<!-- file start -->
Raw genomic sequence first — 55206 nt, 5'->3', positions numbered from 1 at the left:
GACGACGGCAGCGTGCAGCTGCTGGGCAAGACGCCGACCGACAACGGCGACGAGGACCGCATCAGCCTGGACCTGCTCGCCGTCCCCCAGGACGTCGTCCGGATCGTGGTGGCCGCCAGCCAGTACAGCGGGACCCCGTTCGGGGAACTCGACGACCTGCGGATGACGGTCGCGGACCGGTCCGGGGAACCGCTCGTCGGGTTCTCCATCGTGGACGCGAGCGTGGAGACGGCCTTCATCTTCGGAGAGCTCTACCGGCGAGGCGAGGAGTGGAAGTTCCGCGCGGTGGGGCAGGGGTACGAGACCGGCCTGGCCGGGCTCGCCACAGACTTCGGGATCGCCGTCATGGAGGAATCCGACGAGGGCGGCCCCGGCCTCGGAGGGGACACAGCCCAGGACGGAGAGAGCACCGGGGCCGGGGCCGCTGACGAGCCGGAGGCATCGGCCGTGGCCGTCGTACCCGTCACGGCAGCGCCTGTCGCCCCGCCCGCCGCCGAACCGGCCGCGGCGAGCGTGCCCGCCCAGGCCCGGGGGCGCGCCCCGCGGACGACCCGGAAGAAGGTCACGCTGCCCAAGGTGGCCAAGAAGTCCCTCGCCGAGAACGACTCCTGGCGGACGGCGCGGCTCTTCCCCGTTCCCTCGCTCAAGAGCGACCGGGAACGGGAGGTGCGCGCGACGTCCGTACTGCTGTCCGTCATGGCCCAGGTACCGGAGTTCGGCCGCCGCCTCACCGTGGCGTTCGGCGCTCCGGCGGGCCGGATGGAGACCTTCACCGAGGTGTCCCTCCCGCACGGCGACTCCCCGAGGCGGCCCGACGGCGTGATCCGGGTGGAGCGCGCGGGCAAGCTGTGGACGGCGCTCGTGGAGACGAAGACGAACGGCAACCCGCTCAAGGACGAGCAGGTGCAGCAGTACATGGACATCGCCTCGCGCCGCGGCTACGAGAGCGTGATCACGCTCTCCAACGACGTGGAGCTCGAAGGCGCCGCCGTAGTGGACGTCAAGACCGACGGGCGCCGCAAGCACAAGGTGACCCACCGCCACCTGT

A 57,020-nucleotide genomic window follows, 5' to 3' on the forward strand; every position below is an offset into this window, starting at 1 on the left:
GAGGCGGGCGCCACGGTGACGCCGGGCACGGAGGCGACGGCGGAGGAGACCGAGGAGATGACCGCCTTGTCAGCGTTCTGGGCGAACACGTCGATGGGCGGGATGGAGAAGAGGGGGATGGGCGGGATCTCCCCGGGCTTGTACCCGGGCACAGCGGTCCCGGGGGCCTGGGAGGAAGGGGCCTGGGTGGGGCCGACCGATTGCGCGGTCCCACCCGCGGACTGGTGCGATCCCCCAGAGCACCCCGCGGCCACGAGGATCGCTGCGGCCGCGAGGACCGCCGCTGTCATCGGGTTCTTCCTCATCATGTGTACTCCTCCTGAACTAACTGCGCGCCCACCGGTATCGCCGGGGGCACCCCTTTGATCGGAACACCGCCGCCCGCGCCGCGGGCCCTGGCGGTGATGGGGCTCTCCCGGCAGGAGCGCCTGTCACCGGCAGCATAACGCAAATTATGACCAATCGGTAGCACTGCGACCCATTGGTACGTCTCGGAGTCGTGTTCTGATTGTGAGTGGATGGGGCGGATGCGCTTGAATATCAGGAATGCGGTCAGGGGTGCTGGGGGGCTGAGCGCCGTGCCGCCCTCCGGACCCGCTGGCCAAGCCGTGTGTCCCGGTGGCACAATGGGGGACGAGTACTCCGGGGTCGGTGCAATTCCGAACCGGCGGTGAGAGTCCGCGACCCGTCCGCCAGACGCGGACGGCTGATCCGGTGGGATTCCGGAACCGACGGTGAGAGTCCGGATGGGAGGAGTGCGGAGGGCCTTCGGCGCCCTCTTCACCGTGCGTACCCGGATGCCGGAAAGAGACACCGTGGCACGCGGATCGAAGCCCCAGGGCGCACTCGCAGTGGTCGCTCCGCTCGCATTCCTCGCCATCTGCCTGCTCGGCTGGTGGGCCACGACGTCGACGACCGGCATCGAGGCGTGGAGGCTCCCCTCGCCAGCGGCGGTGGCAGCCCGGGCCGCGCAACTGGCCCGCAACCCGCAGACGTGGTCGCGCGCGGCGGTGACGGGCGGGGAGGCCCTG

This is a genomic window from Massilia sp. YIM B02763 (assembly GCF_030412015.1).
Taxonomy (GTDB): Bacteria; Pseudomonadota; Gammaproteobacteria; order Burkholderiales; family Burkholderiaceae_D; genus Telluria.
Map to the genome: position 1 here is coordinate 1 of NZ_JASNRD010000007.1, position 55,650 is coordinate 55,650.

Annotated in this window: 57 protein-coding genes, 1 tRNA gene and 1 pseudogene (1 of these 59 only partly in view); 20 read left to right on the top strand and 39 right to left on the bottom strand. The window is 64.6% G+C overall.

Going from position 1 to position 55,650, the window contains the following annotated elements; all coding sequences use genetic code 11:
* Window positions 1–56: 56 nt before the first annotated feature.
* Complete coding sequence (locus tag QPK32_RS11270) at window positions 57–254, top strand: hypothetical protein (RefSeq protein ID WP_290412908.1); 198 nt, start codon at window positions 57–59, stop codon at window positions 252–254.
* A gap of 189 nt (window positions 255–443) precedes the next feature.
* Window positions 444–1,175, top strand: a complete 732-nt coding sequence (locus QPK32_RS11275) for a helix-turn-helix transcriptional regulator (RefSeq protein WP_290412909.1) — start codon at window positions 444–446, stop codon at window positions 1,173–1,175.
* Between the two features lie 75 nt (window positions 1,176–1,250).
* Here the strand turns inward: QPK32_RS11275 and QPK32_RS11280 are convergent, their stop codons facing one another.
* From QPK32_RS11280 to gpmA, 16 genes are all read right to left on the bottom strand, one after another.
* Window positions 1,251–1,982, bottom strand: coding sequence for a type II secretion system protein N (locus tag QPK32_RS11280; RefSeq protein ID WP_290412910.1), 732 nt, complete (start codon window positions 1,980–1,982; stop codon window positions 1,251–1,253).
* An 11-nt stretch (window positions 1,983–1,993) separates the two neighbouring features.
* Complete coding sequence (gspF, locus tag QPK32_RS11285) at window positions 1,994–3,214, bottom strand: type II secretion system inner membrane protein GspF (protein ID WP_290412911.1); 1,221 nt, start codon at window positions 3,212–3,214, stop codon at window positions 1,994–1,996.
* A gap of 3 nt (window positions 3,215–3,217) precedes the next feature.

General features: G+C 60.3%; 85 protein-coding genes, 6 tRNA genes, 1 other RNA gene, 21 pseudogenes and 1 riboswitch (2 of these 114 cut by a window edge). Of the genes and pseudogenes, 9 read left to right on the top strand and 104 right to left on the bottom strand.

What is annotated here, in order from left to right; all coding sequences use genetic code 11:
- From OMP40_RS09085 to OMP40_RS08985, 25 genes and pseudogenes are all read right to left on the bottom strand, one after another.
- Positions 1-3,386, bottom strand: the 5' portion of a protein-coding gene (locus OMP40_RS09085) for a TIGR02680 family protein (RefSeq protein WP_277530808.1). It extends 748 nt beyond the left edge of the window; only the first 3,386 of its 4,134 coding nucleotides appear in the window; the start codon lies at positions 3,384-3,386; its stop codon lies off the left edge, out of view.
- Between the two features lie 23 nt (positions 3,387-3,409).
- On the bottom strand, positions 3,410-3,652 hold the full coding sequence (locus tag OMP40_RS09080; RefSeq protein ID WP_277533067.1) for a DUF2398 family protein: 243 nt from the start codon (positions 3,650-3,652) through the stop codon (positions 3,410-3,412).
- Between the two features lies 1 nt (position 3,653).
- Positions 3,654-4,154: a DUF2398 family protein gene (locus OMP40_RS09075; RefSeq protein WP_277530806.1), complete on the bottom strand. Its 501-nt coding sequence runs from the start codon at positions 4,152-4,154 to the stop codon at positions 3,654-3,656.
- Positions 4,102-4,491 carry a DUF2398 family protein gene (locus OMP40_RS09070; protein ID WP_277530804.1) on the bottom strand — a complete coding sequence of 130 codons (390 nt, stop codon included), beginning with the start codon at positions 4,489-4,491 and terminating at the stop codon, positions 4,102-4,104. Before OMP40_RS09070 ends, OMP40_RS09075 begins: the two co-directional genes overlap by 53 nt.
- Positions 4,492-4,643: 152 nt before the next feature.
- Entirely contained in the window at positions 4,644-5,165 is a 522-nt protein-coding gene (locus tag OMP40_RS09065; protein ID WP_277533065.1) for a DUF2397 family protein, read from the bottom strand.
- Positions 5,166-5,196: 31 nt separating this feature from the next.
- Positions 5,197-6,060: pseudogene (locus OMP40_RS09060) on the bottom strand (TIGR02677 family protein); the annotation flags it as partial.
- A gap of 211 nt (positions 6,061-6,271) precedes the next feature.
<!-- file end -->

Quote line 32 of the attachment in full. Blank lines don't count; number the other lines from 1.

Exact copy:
- Positions 5,166-5,196: 31 nt separating this feature from the next.